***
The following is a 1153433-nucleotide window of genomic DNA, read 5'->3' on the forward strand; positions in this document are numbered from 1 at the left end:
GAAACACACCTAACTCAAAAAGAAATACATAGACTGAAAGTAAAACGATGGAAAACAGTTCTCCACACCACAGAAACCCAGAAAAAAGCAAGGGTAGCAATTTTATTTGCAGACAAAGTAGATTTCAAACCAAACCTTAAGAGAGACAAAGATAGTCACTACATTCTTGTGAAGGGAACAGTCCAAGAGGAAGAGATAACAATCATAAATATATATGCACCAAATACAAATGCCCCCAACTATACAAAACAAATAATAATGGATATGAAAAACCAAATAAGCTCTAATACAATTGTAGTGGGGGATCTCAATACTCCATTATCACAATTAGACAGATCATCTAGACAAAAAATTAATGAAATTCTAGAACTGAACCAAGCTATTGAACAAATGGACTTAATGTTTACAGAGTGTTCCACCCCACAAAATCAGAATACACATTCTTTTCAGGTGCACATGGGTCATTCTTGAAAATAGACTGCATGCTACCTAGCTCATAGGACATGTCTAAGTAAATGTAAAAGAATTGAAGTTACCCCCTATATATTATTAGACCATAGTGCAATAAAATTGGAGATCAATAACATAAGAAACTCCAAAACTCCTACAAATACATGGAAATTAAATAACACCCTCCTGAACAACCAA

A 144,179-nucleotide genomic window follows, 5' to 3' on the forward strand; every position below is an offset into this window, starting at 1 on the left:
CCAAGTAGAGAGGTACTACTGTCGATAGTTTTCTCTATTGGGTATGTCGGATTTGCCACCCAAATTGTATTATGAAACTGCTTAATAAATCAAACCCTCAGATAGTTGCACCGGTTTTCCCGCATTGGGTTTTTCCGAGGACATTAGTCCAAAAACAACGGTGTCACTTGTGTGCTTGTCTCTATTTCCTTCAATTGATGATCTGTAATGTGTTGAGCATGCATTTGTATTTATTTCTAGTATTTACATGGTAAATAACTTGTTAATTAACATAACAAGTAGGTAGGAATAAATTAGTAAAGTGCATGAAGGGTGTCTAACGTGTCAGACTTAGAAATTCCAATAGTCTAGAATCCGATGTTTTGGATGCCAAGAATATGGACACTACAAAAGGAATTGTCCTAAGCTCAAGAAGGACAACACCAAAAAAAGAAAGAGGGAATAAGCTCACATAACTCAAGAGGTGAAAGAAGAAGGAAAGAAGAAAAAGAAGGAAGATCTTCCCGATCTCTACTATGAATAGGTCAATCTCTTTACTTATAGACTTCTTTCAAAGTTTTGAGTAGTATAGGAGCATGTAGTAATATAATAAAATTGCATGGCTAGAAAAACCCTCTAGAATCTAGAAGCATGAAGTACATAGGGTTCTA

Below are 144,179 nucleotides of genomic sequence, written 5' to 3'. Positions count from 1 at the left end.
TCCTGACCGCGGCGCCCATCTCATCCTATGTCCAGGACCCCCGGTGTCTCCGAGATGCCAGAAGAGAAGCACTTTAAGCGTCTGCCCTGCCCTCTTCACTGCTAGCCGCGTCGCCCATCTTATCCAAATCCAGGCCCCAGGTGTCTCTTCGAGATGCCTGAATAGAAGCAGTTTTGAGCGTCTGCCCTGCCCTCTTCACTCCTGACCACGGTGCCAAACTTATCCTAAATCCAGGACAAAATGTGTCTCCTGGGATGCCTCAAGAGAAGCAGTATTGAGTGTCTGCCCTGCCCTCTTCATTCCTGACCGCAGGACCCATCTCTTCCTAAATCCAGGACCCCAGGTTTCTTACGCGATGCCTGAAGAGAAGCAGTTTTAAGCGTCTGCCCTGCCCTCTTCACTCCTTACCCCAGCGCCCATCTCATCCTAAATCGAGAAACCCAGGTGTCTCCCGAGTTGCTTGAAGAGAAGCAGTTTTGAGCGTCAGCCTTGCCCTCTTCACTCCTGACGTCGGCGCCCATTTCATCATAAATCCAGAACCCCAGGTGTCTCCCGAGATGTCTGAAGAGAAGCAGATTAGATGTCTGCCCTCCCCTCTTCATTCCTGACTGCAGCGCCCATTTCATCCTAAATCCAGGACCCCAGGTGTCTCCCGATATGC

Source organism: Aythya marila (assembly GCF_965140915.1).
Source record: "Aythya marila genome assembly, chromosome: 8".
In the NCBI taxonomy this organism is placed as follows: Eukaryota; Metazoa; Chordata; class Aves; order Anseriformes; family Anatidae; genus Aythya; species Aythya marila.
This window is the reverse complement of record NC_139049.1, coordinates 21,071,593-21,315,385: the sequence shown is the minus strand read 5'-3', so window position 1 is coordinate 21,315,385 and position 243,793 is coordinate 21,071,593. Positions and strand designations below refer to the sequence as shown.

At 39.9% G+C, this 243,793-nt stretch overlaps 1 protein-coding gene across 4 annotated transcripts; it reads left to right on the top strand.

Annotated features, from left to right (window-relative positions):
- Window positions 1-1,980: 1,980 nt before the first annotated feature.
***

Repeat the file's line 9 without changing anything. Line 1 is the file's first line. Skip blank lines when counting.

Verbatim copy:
In the NCBI taxonomy this organism is placed as follows: Eukaryota; Metazoa; Chordata; class Aves; order Anseriformes; family Anatidae; genus Aythya; species Aythya marila.